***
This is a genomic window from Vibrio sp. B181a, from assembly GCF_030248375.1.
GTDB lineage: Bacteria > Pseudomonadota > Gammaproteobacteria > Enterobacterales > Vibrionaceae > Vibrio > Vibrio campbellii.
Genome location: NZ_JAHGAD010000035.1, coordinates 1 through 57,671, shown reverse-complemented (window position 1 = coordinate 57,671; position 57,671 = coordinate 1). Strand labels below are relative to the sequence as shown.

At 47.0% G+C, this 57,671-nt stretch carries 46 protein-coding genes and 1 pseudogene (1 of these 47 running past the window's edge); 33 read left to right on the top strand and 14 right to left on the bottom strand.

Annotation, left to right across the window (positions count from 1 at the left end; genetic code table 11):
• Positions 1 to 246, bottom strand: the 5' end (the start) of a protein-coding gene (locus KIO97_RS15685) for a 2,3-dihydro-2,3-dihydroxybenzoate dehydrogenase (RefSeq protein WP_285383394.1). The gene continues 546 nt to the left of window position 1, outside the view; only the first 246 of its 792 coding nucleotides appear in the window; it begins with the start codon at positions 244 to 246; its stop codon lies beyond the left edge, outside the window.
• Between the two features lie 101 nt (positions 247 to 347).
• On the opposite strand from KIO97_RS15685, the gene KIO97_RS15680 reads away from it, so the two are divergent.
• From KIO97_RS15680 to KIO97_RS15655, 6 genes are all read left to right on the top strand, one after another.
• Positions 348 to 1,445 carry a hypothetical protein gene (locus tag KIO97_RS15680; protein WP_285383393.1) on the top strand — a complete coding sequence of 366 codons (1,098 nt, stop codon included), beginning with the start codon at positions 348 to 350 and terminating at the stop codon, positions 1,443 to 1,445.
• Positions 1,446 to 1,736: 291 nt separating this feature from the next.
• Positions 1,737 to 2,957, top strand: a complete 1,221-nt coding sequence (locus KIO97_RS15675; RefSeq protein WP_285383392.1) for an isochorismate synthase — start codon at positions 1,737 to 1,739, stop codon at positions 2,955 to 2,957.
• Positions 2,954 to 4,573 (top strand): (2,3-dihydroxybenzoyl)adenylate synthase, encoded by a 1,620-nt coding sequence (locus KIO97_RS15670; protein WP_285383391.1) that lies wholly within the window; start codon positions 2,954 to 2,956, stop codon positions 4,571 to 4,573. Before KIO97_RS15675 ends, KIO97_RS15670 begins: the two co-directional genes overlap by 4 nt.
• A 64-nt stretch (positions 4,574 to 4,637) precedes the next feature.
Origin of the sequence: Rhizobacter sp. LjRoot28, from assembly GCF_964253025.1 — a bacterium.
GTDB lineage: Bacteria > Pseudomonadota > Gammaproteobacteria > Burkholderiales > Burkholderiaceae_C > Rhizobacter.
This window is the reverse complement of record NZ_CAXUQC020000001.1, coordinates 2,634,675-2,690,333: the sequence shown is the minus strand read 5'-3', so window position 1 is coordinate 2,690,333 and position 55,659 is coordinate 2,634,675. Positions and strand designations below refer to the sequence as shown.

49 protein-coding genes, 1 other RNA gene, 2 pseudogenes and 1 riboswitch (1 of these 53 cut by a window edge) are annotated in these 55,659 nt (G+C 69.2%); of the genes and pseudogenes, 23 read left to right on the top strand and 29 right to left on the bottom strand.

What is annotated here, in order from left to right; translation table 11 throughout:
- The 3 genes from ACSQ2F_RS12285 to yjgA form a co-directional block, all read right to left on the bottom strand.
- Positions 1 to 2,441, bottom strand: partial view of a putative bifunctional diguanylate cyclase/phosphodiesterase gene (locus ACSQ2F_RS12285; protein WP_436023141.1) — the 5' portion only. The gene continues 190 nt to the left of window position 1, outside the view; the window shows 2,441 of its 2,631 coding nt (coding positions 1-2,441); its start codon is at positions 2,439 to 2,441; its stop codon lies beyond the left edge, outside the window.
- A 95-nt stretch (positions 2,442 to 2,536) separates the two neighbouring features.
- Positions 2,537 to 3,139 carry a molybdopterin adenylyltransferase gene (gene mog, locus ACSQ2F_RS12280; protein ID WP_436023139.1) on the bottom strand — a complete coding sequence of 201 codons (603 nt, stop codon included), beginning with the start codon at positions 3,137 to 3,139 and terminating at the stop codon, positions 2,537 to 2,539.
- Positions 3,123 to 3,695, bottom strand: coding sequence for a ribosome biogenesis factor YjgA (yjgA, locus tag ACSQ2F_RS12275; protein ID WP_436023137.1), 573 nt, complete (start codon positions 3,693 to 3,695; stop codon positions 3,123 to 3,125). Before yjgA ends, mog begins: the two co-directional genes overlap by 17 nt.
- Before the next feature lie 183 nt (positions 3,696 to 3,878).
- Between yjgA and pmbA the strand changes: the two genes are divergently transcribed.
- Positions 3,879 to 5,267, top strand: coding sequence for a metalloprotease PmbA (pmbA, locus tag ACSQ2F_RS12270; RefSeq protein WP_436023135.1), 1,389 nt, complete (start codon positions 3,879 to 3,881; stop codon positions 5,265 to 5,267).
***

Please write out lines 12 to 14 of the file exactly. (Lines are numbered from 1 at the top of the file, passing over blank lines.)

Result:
• Positions 1,737 to 2,957, top strand: a complete 1,221-nt coding sequence (locus KIO97_RS15675; RefSeq protein WP_285383392.1) for an isochorismate synthase — start codon at positions 1,737 to 1,739, stop codon at positions 2,955 to 2,957.
• Positions 2,954 to 4,573 (top strand): (2,3-dihydroxybenzoyl)adenylate synthase, encoded by a 1,620-nt coding sequence (locus KIO97_RS15670; protein WP_285383391.1) that lies wholly within the window; start codon positions 2,954 to 2,956, stop codon positions 4,571 to 4,573. Before KIO97_RS15675 ends, KIO97_RS15670 begins: the two co-directional genes overlap by 4 nt.
• A 64-nt stretch (positions 4,574 to 4,637) precedes the next feature.